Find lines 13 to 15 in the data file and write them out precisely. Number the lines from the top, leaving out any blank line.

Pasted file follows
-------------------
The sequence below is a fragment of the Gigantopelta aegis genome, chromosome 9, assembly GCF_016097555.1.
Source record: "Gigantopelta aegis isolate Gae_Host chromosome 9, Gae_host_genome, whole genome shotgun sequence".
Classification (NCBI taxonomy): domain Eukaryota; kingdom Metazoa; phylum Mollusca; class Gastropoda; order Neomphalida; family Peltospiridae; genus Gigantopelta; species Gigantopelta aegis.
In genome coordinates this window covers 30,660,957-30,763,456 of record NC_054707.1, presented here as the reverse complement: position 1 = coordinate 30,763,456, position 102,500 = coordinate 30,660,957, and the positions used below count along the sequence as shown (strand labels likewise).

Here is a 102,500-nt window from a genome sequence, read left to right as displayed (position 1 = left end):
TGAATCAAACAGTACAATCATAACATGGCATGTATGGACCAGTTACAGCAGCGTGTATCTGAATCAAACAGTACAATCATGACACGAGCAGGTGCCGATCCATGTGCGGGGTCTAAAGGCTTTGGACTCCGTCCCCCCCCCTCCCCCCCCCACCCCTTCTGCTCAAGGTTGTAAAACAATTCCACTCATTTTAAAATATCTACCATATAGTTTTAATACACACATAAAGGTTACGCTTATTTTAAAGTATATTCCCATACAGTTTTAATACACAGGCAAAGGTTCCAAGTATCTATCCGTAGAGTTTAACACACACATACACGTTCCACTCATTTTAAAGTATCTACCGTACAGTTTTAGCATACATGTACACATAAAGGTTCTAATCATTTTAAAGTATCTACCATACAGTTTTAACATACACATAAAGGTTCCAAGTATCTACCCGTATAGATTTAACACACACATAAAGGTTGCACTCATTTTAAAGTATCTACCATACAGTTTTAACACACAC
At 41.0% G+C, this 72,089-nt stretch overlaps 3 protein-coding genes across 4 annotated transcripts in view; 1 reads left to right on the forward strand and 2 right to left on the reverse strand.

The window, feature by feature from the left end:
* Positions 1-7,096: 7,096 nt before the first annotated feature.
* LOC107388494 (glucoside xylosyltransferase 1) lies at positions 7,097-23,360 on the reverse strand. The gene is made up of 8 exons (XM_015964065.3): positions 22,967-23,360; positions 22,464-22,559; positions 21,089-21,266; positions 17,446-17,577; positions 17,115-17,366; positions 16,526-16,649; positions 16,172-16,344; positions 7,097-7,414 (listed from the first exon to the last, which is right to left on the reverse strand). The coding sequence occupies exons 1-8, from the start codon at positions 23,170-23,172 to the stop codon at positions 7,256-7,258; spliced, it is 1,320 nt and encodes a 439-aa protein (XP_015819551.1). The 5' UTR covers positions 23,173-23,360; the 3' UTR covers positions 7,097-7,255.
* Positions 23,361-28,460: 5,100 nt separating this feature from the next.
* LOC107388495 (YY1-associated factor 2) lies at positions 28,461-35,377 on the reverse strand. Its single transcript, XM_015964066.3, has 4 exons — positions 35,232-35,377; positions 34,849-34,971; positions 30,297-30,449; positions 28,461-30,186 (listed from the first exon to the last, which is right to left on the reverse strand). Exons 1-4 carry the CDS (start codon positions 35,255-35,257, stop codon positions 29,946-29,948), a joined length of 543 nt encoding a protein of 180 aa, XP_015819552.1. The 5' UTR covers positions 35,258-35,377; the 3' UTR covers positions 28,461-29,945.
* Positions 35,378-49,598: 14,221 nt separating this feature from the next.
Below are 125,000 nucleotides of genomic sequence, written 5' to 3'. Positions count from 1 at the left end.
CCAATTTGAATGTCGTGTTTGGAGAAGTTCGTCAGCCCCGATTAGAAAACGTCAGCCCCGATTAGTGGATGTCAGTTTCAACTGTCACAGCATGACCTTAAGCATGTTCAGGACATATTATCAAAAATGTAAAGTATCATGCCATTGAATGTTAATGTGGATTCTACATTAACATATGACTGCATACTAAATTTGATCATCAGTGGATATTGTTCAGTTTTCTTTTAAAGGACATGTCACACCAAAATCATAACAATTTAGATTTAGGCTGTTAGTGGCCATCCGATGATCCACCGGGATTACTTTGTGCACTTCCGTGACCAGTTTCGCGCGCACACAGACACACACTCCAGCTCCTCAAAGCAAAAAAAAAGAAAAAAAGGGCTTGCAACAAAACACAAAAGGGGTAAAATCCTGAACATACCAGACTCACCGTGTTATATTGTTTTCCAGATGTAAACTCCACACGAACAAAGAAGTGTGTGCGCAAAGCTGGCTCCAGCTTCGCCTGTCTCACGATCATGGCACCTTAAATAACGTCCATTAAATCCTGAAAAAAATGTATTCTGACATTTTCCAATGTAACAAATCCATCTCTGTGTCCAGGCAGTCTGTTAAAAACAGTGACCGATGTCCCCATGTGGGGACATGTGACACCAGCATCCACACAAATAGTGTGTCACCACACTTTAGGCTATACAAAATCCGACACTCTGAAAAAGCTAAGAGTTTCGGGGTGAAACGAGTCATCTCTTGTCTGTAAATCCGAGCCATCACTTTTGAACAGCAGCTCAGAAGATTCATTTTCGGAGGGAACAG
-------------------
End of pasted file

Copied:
* Positions 35,378-49,598: 14,221 nt separating this feature from the next.
Below are 125,000 nucleotides of genomic sequence, written 5' to 3'. Positions count from 1 at the left end.
CCAATTTGAATGTCGTGTTTGGAGAAGTTCGTCAGCCCCGATTAGAAAACGTCAGCCCCGATTAGTGGATGTCAGTTTCAACTGTCACAGCATGACCTTAAGCATGTTCAGGACATATTATCAAAAATGTAAAGTATCATGCCATTGAATGTTAATGTGGATTCTACATTAACATATGACTGCATACTAAATTTGATCATCAGTGGATATTGTTCAGTTTTCTTTTAAAGGACATGTCACACCAAAATCATAACAATTTAGATTTAGGCTGTTAGTGGCCATCCGATGATCCACCGGGATTACTTTGTGCACTTCCGTGACCAGTTTCGCGCGCACACAGACACACACTCCAGCTCCTCAAAGCAAAAAAAAAGAAAAAAAGGGCTTGCAACAAAACACAAAAGGGGTAAAATCCTGAACATACCAGACTCACCGTGTTATATTGTTTTCCAGATGTAAACTCCACACGAACAAAGAAGTGTGTGCGCAAAGCTGGCTCCAGCTTCGCCTGTCTCACGATCATGGCACCTTAAATAACGTCCATTAAATCCTGAAAAAAATGTATTCTGACATTTTCCAATGTAACAAATCCATCTCTGTGTCCAGGCAGTCTGTTAAAAACAGTGACCGATGTCCCCATGTGGGGACATGTGACACCAGCATCCACACAAATAGTGTGTCACCACACTTTAGGCTATACAAAATCCGACACTCTGAAAAAGCTAAGAGTTTCGGGGTGAAACGAGTCATCTCTTGTCTGTAAATCCGAGCCATCACTTTTGAACAGCAGCTCAGAAGATTCATTTTCGGAGGGAACAG